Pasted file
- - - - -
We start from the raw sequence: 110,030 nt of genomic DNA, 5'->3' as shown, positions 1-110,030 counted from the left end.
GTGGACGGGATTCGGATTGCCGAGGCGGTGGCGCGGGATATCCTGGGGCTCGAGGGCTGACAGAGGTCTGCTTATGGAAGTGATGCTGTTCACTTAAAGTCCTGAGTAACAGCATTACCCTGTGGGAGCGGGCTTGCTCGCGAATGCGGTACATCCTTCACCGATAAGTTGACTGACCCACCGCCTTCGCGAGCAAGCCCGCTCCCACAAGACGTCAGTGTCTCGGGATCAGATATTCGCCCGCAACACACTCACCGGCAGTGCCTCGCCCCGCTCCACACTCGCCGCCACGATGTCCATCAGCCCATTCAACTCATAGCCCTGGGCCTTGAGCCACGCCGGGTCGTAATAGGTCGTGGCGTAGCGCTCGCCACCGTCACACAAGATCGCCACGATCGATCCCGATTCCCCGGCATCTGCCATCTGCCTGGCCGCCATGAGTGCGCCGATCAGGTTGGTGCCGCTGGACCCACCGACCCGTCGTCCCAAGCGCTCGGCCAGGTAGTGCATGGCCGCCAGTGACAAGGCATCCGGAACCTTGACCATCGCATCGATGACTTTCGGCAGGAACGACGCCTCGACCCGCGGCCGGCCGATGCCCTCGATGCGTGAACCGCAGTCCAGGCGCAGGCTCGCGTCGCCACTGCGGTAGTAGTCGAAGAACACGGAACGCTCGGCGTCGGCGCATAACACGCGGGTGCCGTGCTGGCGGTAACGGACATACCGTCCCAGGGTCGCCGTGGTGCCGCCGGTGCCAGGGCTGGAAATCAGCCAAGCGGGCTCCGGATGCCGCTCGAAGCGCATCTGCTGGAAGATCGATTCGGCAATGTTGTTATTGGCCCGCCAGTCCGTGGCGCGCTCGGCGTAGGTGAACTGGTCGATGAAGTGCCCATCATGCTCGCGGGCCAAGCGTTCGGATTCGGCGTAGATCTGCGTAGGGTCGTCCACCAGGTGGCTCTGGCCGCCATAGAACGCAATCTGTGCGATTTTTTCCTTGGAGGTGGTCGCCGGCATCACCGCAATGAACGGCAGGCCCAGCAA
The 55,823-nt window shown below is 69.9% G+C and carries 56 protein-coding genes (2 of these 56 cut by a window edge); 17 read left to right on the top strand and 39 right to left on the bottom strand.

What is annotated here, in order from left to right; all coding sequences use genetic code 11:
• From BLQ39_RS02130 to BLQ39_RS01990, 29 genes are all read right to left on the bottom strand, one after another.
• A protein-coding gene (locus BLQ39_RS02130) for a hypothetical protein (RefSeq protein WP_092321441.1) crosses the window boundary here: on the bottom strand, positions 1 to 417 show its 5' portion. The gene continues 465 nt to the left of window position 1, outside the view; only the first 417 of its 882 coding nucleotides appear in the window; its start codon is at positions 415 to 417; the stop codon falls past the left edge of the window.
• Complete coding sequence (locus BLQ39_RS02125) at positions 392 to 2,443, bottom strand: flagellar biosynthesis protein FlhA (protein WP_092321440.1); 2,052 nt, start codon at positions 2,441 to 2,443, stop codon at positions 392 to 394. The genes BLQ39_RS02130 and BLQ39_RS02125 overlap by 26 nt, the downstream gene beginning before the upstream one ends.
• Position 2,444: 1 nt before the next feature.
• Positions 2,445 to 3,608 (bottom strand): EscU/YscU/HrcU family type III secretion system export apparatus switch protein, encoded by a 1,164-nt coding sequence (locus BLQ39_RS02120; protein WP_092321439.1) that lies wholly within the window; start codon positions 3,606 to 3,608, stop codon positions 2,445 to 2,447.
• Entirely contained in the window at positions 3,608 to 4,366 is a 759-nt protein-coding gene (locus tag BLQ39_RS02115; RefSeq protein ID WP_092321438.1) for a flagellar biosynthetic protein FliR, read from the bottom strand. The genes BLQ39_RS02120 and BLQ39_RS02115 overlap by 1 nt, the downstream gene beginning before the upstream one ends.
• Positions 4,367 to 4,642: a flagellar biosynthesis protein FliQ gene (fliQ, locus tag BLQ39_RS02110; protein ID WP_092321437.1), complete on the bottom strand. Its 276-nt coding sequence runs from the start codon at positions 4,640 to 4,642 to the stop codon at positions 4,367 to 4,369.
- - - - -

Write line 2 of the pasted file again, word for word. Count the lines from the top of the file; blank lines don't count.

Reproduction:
GTGGACGGGATTCGGATTGCCGAGGCGGTGGCGCGGGATATCCTGGGGCTCGAGGGCTGACAGAGGTCTGCTTATGGAAGTGATGCTGTTCACTTAAAGTCCTGAGTAACAGCATTACCCTGTGGGAGCGGGCTTGCTCGCGAATGCGGTACATCCTTCACCGATAAGTTGACTGACCCACCGCCTTCGCGAGCAAGCCCGCTCCCACAAGACGTCAGTGTCTCGGGATCAGATATTCGCCCGCAACACACTCACCGGCAGTGCCTCGCCCCGCTCCACACTCGCCGCCACGATGTCCATCAGCCCATTCAACTCATAGCCCTGGGCCTTGAGCCACGCCGGGTCGTAATAGGTCGTGGCGTAGCGCTCGCCACCGTCACACAAGATCGCCACGATCGATCCCGATTCCCCGGCATCTGCCATCTGCCTGGCCGCCATGAGTGCGCCGATCAGGTTGGTGCCGCTGGACCCACCGACCCGTCGTCCCAAGCGCTCGGCCAGGTAGTGCATGGCCGCCAGTGACAAGGCATCCGGAACCTTGACCATCGCATCGATGACTTTCGGCAGGAACGACGCCTCGACCCGCGGCCGGCCGATGCCCTCGATGCGTGAACCGCAGTCCAGGCGCAGGCTCGCGTCGCCACTGCGGTAGTAGTCGAAGAACACGGAACGCTCGGCGTCGGCGCATAACACGCGGGTGCCGTGCTGGCGGTAACGGACATACCGTCCCAGGGTCGCCGTGGTGCCGCCGGTGCCAGGGCTGGAAATCAGCCAAGCGGGCTCCGGATGCCGCTCGAAGCGCATCTGCTGGAAGATCGATTCGGCAATGTTGTTATTGGCCCGCCAGTCCGTGGCGCGCTCGGCGTAGGTGAACTGGTCGATGAAGTGCCCATCATGCTCGCGGGCCAAGCGTTCGGATTCGGCGTAGATCTGCGTAGGGTCGTCCACCAGGTGGCTCTGGCCGCCATAGAACGCAATCTGTGCGATTTTTTCCTTGGAGGTGGTCGCCGGCATCACCGCAATGAACGGCAGGCCCAGCAA